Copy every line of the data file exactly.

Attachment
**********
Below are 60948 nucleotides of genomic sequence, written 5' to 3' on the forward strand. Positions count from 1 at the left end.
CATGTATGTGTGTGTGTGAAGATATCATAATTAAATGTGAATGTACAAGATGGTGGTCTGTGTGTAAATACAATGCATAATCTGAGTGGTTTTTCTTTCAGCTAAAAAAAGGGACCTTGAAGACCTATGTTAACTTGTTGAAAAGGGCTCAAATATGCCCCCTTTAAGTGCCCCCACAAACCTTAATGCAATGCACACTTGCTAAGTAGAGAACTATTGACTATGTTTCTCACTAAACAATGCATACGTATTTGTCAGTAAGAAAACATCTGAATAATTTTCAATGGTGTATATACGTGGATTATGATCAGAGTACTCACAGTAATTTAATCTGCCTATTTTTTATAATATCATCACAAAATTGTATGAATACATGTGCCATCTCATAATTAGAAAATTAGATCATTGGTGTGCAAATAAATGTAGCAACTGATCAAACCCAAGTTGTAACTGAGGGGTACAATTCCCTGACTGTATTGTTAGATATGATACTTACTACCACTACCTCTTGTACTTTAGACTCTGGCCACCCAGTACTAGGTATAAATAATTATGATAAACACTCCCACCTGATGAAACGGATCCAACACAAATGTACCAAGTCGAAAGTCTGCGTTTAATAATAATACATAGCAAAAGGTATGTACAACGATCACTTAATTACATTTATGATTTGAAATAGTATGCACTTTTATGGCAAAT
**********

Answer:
Below are 60948 nucleotides of genomic sequence, written 5' to 3' on the forward strand. Positions count from 1 at the left end.
CATGTATGTGTGTGTGTGAAGATATCATAATTAAATGTGAATGTACAAGATGGTGGTCTGTGTGTAAATACAATGCATAATCTGAGTGGTTTTTCTTTCAGCTAAAAAAAGGGACCTTGAAGACCTATGTTAACTTGTTGAAAAGGGCTCAAATATGCCCCCTTTAAGTGCCCCCACAAACCTTAATGCAATGCACACTTGCTAAGTAGAGAACTATTGACTATGTTTCTCACTAAACAATGCATACGTATTTGTCAGTAAGAAAACATCTGAATAATTTTCAATGGTGTATATACGTGGATTATGATCAGAGTACTCACAGTAATTTAATCTGCCTATTTTTTATAATATCATCACAAAATTGTATGAATACATGTGCCATCTCATAATTAGAAAATTAGATCATTGGTGTGCAAATAAATGTAGCAACTGATCAAACCCAAGTTGTAACTGAGGGGTACAATTCCCTGACTGTATTGTTAGATATGATACTTACTACCACTACCTCTTGTACTTTAGACTCTGGCCACCCAGTACTAGGTATAAATAATTATGATAAACACTCCCACCTGATGAAACGGATCCAACACAAATGTACCAAGTCGAAAGTCTGCGTTTAATAATAATACATAGCAAAAGGTATGTACAACGATCACTTAATTACATTTATGATTTGAAATAGTATGCACTTTTATGGCAAAT